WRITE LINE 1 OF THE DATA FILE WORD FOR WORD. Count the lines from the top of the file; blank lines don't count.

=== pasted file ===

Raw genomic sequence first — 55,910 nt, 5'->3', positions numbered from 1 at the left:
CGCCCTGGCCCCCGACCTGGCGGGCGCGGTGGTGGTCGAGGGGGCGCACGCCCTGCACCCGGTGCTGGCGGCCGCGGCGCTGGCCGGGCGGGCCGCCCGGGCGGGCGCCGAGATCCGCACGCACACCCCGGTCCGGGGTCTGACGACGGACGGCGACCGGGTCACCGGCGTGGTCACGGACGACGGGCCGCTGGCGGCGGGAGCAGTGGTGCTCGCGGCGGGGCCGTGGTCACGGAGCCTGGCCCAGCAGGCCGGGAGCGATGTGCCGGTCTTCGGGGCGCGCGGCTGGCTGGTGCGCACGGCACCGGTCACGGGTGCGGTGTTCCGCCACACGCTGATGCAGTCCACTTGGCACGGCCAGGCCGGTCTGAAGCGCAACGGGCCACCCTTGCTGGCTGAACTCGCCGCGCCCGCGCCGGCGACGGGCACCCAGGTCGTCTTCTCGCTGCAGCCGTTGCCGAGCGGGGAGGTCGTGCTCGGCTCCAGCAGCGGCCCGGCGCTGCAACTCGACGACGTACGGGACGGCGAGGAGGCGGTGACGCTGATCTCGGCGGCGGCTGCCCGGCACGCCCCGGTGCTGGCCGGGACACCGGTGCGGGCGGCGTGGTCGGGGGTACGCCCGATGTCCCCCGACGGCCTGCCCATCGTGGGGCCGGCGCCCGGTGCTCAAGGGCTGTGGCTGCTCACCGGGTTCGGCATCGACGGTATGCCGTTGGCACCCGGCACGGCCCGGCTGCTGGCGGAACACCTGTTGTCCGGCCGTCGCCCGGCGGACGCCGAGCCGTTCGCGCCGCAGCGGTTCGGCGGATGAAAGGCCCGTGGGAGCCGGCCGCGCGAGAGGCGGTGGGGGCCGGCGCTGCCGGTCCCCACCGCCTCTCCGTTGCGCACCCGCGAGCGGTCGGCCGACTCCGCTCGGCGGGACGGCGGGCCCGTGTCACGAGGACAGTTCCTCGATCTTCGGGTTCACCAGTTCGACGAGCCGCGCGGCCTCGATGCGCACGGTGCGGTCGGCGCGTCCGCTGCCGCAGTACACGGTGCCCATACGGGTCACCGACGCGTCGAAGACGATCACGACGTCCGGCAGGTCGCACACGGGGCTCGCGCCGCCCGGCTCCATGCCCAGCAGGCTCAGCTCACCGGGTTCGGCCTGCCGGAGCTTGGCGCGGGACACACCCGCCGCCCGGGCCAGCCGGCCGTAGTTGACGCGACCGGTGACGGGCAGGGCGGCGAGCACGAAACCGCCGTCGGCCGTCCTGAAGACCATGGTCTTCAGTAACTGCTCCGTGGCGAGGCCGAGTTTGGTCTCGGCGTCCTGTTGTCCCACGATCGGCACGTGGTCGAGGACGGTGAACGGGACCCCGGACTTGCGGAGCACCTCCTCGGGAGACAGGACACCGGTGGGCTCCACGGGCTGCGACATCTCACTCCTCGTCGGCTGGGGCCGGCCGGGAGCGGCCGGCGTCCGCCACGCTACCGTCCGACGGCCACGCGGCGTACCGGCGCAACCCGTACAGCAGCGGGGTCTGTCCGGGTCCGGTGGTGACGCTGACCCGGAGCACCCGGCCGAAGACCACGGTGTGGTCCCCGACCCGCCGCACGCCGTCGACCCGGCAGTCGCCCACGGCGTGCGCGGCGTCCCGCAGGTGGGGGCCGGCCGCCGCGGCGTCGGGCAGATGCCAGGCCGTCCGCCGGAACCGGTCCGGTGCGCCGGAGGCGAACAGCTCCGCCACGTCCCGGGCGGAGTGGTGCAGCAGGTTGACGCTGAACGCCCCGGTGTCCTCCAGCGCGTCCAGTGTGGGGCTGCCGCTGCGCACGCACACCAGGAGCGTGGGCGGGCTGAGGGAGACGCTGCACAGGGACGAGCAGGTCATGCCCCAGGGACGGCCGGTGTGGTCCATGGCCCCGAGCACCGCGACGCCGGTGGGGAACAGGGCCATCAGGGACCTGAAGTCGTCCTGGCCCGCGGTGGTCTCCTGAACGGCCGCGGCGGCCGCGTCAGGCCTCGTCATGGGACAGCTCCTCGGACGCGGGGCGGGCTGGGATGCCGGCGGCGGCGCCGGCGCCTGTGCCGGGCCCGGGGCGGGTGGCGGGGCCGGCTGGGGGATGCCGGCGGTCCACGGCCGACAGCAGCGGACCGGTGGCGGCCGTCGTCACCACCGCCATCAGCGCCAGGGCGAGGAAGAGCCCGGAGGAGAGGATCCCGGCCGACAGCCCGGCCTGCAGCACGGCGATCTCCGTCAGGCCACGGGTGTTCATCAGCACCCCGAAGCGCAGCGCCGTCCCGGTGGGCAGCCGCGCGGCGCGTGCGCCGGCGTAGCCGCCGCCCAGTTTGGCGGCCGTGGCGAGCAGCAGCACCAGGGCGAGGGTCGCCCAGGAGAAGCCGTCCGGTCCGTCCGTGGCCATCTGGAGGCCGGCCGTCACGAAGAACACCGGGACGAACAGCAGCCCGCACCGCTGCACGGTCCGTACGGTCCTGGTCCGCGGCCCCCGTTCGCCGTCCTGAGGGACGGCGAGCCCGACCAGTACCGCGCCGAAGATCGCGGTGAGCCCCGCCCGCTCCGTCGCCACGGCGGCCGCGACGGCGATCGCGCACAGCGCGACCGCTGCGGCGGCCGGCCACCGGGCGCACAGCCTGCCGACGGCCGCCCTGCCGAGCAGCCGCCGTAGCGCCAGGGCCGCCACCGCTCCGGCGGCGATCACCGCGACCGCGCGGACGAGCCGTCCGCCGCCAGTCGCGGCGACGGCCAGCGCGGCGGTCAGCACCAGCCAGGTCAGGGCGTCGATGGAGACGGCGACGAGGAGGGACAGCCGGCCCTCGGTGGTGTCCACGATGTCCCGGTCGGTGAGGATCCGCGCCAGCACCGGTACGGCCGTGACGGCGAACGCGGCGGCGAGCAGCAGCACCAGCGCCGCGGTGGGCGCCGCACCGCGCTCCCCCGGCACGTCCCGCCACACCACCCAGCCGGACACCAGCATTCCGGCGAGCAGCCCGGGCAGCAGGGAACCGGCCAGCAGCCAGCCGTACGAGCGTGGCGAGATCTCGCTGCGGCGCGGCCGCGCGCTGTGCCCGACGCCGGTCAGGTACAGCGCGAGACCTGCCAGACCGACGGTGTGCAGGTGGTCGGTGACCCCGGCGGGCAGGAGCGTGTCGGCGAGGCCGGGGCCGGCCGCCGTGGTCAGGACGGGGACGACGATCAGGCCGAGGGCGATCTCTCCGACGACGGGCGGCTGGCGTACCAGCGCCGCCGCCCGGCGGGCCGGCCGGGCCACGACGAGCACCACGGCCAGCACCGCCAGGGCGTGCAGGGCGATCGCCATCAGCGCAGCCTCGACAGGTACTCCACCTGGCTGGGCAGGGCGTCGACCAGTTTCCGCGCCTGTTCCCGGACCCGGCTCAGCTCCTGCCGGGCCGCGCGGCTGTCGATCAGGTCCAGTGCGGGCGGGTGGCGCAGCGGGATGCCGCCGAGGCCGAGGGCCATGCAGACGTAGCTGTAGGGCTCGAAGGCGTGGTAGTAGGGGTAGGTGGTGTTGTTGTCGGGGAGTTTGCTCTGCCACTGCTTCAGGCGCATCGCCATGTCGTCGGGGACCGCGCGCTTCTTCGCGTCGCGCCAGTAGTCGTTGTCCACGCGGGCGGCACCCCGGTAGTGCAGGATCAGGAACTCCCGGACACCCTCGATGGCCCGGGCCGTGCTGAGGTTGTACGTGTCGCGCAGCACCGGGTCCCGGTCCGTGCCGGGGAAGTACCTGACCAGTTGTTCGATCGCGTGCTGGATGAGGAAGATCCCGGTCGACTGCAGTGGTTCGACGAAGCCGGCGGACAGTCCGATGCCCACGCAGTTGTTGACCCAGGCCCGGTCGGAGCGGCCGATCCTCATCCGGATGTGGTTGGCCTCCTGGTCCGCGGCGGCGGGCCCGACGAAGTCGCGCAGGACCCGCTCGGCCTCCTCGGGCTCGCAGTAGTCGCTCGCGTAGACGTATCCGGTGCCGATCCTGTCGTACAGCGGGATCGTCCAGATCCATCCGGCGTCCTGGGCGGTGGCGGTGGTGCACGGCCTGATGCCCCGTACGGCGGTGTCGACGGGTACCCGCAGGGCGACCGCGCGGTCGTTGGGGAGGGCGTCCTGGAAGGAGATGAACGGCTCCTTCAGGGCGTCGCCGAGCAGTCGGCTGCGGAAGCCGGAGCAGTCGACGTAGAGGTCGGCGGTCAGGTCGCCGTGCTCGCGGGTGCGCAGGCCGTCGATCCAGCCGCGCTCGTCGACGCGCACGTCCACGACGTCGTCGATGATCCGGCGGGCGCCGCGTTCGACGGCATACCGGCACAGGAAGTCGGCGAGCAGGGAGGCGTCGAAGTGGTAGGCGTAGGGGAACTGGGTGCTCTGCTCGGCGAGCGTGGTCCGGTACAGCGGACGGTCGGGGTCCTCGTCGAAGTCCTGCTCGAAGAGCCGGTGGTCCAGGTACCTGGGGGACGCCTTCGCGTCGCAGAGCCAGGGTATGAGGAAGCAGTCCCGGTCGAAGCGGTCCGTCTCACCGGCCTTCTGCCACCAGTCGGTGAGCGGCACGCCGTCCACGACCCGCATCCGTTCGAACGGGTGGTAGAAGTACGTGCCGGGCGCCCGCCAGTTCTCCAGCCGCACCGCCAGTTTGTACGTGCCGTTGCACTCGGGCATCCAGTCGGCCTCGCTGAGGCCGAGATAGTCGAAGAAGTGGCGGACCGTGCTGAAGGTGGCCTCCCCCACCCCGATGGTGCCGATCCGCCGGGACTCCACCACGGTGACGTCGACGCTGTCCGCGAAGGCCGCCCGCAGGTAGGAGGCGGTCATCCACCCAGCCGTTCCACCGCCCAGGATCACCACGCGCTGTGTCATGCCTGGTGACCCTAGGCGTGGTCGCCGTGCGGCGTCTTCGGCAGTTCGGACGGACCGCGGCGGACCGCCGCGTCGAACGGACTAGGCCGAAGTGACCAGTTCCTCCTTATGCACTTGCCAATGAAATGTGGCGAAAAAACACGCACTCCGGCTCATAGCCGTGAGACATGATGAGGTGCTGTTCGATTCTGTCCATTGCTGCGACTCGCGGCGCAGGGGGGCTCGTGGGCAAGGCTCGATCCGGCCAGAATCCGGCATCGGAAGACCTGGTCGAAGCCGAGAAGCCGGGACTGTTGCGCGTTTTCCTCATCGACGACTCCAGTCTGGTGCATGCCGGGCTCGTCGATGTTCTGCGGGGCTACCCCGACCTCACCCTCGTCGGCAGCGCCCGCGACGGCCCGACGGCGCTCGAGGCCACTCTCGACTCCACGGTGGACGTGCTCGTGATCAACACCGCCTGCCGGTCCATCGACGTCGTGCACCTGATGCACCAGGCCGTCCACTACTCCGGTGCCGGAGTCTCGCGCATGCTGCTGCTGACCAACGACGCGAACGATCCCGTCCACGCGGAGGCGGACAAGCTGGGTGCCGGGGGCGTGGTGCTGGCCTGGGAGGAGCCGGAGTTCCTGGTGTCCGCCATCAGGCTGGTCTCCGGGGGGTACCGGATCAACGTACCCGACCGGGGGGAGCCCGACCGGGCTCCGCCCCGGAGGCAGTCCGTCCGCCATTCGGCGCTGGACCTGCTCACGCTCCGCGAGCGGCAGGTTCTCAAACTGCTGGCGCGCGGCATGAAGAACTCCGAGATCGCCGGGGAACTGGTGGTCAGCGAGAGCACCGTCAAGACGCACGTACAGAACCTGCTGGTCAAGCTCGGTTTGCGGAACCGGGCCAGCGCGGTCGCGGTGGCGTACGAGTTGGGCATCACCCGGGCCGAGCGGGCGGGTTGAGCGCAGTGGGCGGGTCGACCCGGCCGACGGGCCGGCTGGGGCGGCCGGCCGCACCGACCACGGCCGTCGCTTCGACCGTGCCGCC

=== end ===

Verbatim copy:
Raw genomic sequence first — 55,910 nt, 5'->3', positions numbered from 1 at the left: